Having a “data-centric” policy may sound like a sensible option, but according to one chief security officer most businesses have no clue.
Speaking to IT Security Guru, Sol Cates, CSO at Vormetric said that while the concept of encryption and encrypting data is great, all it does is stop the person running an infrastructure from seeing the information. “Our research found that 73 per cent of respondents said that they had no way of protecting sensitive data; the driver has got to be proactive,” he said.
“There is no proactive control to prevent data loss from happening, nothing can make data protect itself but you can protect environments yet 53 per cent of spend is going on network perimeter defence as people don’t know any better and it has always been an access control problem, but this doesn’t get rid of the risk to data.
“Attacks are still the same, the operating system still tells you what to do and it is the system administrator with physical access to do this. After the details about Prism were revealed this summer, the NSA cut their number of systems administrators by 90 per cent. Yet if your systems administrator is blind to the data, it will constantly improve your risk experience as they will be able to manage data but not see it.”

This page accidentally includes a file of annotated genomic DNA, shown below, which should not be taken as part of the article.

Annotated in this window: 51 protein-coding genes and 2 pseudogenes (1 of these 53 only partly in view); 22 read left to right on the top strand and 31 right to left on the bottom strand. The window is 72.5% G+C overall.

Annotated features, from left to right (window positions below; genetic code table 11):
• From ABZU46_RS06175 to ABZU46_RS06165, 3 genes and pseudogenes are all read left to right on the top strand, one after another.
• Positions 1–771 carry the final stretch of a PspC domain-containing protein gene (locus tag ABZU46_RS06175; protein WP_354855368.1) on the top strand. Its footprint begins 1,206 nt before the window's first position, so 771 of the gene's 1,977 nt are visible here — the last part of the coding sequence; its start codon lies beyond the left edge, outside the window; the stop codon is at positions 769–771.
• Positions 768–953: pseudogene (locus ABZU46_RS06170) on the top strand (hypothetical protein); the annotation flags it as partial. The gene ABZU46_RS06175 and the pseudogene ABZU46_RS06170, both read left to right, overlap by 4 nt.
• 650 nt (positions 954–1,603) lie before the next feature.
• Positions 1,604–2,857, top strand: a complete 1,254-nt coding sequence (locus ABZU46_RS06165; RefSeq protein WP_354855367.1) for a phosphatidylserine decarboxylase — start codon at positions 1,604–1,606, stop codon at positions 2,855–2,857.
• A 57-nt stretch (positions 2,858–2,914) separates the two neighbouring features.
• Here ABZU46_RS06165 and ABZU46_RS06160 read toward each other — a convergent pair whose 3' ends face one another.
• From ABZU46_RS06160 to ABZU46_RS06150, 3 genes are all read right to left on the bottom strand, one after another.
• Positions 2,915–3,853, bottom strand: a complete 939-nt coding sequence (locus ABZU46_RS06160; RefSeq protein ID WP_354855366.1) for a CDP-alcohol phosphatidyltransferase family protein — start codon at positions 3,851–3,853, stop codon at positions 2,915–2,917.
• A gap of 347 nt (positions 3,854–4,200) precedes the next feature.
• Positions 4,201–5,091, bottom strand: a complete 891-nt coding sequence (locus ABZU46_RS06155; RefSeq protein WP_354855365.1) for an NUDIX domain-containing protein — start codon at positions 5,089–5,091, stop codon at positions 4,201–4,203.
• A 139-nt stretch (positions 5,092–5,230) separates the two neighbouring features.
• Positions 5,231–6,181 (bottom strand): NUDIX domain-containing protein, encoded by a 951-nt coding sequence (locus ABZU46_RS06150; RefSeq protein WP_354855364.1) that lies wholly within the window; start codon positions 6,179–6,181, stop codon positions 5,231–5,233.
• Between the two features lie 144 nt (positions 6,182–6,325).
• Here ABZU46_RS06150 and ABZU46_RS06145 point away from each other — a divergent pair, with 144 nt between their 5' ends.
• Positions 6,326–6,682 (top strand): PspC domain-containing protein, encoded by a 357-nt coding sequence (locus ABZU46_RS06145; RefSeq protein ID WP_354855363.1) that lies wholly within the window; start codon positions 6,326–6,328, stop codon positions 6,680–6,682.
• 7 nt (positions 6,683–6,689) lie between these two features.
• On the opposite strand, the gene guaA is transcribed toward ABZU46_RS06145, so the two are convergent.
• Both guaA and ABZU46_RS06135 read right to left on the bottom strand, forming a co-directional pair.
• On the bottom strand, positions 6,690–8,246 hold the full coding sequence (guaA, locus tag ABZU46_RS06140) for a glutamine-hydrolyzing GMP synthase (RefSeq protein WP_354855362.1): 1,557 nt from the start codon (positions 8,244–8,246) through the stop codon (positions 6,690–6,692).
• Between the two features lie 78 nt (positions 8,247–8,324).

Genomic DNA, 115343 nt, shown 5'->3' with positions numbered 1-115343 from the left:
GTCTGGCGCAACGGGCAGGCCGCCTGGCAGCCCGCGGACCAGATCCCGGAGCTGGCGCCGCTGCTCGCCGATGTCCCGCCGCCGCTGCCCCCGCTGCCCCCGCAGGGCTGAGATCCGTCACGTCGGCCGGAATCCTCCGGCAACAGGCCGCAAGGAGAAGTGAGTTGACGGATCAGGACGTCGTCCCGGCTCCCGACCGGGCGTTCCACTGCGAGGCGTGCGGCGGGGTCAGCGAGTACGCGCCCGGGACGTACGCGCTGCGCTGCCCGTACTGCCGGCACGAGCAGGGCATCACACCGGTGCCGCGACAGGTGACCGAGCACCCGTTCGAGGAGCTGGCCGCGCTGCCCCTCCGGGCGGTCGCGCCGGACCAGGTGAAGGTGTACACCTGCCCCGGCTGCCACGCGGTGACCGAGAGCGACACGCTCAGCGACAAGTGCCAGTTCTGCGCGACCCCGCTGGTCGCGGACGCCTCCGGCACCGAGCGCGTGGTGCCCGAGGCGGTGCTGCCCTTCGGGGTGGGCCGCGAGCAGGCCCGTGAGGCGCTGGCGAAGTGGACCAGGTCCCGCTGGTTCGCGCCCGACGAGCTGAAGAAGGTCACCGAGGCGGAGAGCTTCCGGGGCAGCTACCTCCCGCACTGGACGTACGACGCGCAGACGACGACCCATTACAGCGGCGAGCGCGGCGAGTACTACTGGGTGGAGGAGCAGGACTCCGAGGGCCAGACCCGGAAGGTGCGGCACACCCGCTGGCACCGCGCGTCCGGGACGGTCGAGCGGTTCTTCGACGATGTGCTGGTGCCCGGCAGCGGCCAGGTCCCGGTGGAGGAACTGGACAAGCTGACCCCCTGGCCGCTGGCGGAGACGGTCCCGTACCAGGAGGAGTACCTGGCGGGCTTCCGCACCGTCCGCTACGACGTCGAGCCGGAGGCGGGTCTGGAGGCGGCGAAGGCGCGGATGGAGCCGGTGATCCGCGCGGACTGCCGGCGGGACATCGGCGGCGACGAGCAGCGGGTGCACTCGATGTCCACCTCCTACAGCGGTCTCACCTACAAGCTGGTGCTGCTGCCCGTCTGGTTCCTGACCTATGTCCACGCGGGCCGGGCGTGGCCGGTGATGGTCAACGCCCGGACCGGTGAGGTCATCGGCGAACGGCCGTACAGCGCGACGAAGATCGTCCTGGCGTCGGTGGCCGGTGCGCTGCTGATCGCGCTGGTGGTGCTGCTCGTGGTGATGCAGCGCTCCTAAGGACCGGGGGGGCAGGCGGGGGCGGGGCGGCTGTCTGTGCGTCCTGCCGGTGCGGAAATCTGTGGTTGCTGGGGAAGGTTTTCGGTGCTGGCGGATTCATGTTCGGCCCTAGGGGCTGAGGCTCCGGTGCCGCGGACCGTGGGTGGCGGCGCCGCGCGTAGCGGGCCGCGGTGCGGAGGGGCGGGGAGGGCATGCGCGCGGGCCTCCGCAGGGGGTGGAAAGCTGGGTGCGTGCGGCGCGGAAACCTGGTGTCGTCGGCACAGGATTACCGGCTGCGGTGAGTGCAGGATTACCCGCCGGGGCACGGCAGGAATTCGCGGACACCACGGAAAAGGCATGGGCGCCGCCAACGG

Cates said that with a data-centric policy, a company can own the data, but have centralised management of it.
He said: “We have never got rid of the inherent problem: you should be able to do systems management without risk and exposure to data. Our argument is that only privileged users should be able to see the information and by putting in better controls, you consolidate it and end up hiding silos within the data centre.”
Cates said that with a data-centric policy, this will help on Big Data being restructured, as at the moment the problem is that there is too much unstructured data to make a decision and do decent analytics.
He concluded by saying that efficient privileged user management and the company knowing what is important to the company will allow for better security. “Definition, discovery and defence, what is core to the business and what do you share.”
IT Security Guru’s Dan Raywood talks to Sol Cates on this subject in our video here